Laura Poitras new documentary is a solid if slightly amateur looking exposé on Wikileak’s founder Julian Assange. What is interesting is how it reveals the inherent conflicts of Assange’s work (and more fascinatingly his character) as the film flips from a behind the scenes look at the machinations of the organisation to the complexities of his impending extradition. The film contrasts the support for making public potential war crimes and surveillance with a critique of Assange and the shady sexual abuse claims. Sadly the brief-ish 91 minutes drags owing to a mix of constant shaky cam (which is less “intentional choice” than simply the only option and bad camerawork) in addition to the constant presence of Assange whose arrogance is unpalatable to say the least. Director Poitras wisely changes tack when she claims Assange sent her a message calling certain scenes a "threat to his freedom", with Assange missing the irony completely with this censorship request. Although his real-life escape to the Peruvian Embassy has a certain excitement to it, the film is unable to construct itself to create a meaningful narrative that’s more engaging. Difficult questions are approached, multi-sides of the story are presented and the work of Wikileaks analysed from various perspectives which is testament to Poitras’ investigations. Yet all the people involved are so inherently unpleasant that the interesting political and moral ramifications of these revelations are lost amongst the obnoxious posturing from insufferable people. 5/10



Hidden Figures (2017) Dir. Theodore Melfi

“If we keep labelling something 'a black film,' or 'a white film'— basically it's modern day segregation. We're all humans. Any human can tell any human’s story”. Theodore Melfi, Director.


Based on the real life 1960s story of African American female mathematicians working at NASA, Hidden Figures is a powerful drama about an important part in not just the history of the USA but for the work which helped build towards that “giant leap for Mankind”. With Soviet space supremacy on the horizon the internal pressure rises and genius mathematician Katherine Johnson (Taraji P. Henson) is headhunted to assist the lead space team during a time of demeaning segregation.


From resolving issues about heat shields to solving equations about trajectories, Katherine fights objections, prejudices and her own anonymity in the reports she creates and it’s this conflict which gives the film its engaging power. Henson’s stoic performance channels a humble woman attempting to fulfil her role against a tide of narrow-mindedness. And there is also great support from Octavia Spencer as Dorothy Vaughan who is being denied a supervisor role and Janelle Monáe as Mary Jackson who has to go to court to attend a white-only night school to train as an engineer. Kevin Costner plays the director of the Space Task Group and he brings back his 60s ‘JFK’ Jim Garrison with similarly framed glasses and a focus on the injustices of the world, whilst Jim Parsons is simply his ‘Bing Bang Theory’ Sheldon Cooper with an added ignorance.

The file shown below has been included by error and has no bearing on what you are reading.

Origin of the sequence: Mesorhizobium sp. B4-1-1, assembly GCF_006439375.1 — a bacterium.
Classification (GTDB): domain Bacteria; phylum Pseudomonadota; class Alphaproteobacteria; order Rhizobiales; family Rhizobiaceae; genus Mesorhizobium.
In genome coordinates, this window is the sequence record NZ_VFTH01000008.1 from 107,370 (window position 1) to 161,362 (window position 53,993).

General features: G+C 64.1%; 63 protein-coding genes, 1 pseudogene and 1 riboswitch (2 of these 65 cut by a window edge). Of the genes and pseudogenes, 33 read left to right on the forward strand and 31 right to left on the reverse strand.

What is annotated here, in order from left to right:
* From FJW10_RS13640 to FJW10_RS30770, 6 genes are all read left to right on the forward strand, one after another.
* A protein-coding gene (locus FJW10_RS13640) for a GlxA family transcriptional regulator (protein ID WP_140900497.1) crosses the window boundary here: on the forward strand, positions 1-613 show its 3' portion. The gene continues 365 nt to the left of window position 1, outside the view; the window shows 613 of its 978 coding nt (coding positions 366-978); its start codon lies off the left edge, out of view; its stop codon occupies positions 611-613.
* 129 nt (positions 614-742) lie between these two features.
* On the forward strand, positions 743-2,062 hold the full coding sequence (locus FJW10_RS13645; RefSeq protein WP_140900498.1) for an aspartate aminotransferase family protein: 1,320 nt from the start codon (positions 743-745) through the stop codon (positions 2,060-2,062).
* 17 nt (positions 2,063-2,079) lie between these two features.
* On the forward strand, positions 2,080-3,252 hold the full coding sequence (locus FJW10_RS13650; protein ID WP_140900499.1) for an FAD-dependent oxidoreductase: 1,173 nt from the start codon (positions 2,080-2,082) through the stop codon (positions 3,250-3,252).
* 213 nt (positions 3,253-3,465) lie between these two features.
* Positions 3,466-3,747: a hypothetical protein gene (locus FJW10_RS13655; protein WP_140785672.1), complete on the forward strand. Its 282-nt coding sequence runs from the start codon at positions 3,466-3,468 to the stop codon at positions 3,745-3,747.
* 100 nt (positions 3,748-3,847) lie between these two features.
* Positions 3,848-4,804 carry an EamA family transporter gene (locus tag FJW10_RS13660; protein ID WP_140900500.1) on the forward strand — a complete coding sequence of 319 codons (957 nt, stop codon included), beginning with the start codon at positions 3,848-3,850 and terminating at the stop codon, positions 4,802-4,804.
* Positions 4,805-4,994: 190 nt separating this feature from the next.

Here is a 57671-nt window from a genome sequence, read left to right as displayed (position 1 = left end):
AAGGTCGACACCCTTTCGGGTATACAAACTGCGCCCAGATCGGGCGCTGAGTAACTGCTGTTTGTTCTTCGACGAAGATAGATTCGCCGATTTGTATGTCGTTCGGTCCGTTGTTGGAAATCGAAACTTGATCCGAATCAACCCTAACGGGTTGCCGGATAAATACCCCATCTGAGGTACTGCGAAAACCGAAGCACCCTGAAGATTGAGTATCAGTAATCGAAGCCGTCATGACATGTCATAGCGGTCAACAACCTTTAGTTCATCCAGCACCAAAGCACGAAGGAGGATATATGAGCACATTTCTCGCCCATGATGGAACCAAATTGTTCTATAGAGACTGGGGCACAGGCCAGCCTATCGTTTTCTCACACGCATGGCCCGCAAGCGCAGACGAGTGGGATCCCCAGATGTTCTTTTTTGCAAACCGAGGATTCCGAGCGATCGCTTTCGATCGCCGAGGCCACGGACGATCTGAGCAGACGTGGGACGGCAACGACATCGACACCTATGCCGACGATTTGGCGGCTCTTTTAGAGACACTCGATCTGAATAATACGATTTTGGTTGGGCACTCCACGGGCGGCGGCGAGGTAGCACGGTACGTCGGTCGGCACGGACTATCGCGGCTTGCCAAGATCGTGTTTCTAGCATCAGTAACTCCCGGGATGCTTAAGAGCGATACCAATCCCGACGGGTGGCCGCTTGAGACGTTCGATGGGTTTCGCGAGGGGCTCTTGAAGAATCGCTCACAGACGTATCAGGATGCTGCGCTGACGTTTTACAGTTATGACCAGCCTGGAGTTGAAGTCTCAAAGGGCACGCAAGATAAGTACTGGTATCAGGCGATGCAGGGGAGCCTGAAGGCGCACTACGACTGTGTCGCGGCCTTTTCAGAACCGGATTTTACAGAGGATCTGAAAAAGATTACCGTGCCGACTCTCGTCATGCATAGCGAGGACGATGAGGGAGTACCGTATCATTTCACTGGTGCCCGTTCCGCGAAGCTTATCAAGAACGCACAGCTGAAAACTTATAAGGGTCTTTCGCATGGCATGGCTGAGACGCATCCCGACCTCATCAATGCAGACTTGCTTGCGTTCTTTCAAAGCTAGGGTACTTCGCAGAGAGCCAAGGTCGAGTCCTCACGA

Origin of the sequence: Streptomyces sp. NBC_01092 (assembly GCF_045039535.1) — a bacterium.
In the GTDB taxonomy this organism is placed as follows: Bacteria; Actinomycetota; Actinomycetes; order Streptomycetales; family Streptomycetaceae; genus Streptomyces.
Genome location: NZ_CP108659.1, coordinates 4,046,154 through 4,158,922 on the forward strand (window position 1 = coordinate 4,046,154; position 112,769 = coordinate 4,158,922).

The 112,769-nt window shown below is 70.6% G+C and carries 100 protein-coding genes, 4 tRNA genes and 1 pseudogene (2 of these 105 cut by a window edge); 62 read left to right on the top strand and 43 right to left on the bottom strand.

The trio of put-upon lead women are outstanding and portray a proud magnificence – and some warm light-heartedness in their car journeys together – as they all attempt to become first-rate workers in a world full of social barriers. It reminded me somewhat of Race (our 2016 review here) which I enjoyed immensely but here the narrative momentum replaces a track race with the space race. The film takes some liberties with facts from the era but a 2 hour run time is going to need to use composite characters, conflated timelines and a more simplistic explanation of NASA management structures but the importance of these ladies – both in their small steps and giant leaps – should not be underestimated. Well photographed and with enough cinematic flourishes, Hidden Figures utilises the multiple talents of its terrific cast to portray the efforts and toil that moved the world towards a more “human”-kind. 8/10



Bloodrunners (2017) Dir. Dan Lantz

A 1930s b-movie prohibition flick with Ice-T as a gangster vampire has to be a lot of fun, right? Er, sadly no as this schlock horror fails to love up to its ridiculous description. Clearly low budget, my low expectations were not even fulfilled as we follow a corrupt middle-aged cop trying to make sense of the visitors and owners of a whore house and speakeasy in his town. The film takes a vampire’s life-time to get going as the film promises blood and guns (it’s a vampire gangster flick after all) but it takes nearly 2/3rds of the film to get any real action. The high concept-low budget set up cries out for silly action yet takes itself far too seriously with nods to spousal abuse, class conflict and a soppy story of love between two youngsters from opposite sides. Some cool swing music cannot hide the TV-show style sets, awful stock characters (the “crazy” priest who isn’t believed) and hackneyed writing. Again, the concept isn’t the worse idea in the world and with (a lot of) tinkering, there is an enjoyable thrill-ride in here somewhere but unfortunately Bloodrunners will make your blood run cold with its amateur delivery. Absolutely toothless. 4/10


Midlands Movies Mike